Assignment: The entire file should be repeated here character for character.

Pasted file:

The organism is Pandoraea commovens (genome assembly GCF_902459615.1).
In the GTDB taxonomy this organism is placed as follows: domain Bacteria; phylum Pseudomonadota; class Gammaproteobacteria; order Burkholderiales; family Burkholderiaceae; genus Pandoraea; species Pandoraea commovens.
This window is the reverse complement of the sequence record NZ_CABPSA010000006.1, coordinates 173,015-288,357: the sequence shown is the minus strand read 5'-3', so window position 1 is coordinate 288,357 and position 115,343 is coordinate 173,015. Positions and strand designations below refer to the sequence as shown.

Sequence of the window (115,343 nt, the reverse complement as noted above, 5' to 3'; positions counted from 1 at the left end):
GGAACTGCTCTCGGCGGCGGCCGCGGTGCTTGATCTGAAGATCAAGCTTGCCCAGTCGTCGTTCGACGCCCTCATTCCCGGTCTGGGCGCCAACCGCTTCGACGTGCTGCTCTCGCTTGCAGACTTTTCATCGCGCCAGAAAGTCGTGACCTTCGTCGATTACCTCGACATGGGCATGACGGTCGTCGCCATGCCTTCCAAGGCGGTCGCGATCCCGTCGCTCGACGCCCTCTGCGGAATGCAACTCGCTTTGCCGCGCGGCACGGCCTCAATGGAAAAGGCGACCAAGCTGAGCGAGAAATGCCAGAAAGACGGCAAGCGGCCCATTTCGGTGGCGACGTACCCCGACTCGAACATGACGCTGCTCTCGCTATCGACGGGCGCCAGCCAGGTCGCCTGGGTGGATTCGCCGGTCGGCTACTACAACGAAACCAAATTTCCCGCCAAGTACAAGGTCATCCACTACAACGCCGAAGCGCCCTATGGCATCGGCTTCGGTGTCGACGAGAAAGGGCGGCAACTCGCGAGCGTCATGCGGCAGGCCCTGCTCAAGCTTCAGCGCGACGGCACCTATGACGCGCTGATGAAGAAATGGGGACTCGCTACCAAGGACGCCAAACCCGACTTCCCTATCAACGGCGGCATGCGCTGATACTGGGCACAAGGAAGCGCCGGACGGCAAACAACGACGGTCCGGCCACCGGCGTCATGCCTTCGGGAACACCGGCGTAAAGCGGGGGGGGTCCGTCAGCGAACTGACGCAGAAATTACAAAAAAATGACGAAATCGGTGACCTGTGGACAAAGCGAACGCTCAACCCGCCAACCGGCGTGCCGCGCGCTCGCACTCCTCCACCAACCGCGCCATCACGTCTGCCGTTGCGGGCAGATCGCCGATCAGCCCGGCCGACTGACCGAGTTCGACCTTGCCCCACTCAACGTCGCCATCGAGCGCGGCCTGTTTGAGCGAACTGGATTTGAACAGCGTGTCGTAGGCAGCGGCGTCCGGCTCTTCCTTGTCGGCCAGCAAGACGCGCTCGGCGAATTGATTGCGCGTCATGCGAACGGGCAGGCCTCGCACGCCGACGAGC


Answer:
The organism is Pandoraea commovens (genome assembly GCF_902459615.1).
In the GTDB taxonomy this organism is placed as follows: domain Bacteria; phylum Pseudomonadota; class Gammaproteobacteria; order Burkholderiales; family Burkholderiaceae; genus Pandoraea; species Pandoraea commovens.
This window is the reverse complement of the sequence record NZ_CABPSA010000006.1, coordinates 173,015-288,357: the sequence shown is the minus strand read 5'-3', so window position 1 is coordinate 288,357 and position 115,343 is coordinate 173,015. Positions and strand designations below refer to the sequence as shown.

Sequence of the window (115,343 nt, the reverse complement as noted above, 5' to 3'; positions counted from 1 at the left end):
GGAACTGCTCTCGGCGGCGGCCGCGGTGCTTGATCTGAAGATCAAGCTTGCCCAGTCGTCGTTCGACGCCCTCATTCCCGGTCTGGGCGCCAACCGCTTCGACGTGCTGCTCTCGCTTGCAGACTTTTCATCGCGCCAGAAAGTCGTGACCTTCGTCGATTACCTCGACATGGGCATGACGGTCGTCGCCATGCCTTCCAAGGCGGTCGCGATCCCGTCGCTCGACGCCCTCTGCGGAATGCAACTCGCTTTGCCGCGCGGCACGGCCTCAATGGAAAAGGCGACCAAGCTGAGCGAGAAATGCCAGAAAGACGGCAAGCGGCCCATTTCGGTGGCGACGTACCCCGACTCGAACATGACGCTGCTCTCGCTATCGACGGGCGCCAGCCAGGTCGCCTGGGTGGATTCGCCGGTCGGCTACTACAACGAAACCAAATTTCCCGCCAAGTACAAGGTCATCCACTACAACGCCGAAGCGCCCTATGGCATCGGCTTCGGTGTCGACGAGAAAGGGCGGCAACTCGCGAGCGTCATGCGGCAGGCCCTGCTCAAGCTTCAGCGCGACGGCACCTATGACGCGCTGATGAAGAAATGGGGACTCGCTACCAAGGACGCCAAACCCGACTTCCCTATCAACGGCGGCATGCGCTGATACTGGGCACAAGGAAGCGCCGGACGGCAAACAACGACGGTCCGGCCACCGGCGTCATGCCTTCGGGAACACCGGCGTAAAGCGGGGGGGGTCCGTCAGCGAACTGACGCAGAAATTACAAAAAAATGACGAAATCGGTGACCTGTGGACAAAGCGAACGCTCAACCCGCCAACCGGCGTGCCGCGCGCTCGCACTCCTCCACCAACCGCGCCATCACGTCTGCCGTTGCGGGCAGATCGCCGATCAGCCCGGCCGACTGACCGAGTTCGACCTTGCCCCACTCAACGTCGCCATCGAGCGCGGCCTGTTTGAGCGAACTGGATTTGAACAGCGTGTCGTAGGCAGCGGCGTCCGGCTCTTCCTTGTCGGCCAGCAAGACGCGCTCGGCGAATTGATTGCGCGTCATGCGAACGGGCAGGCCTCGCACGCCGACGAGC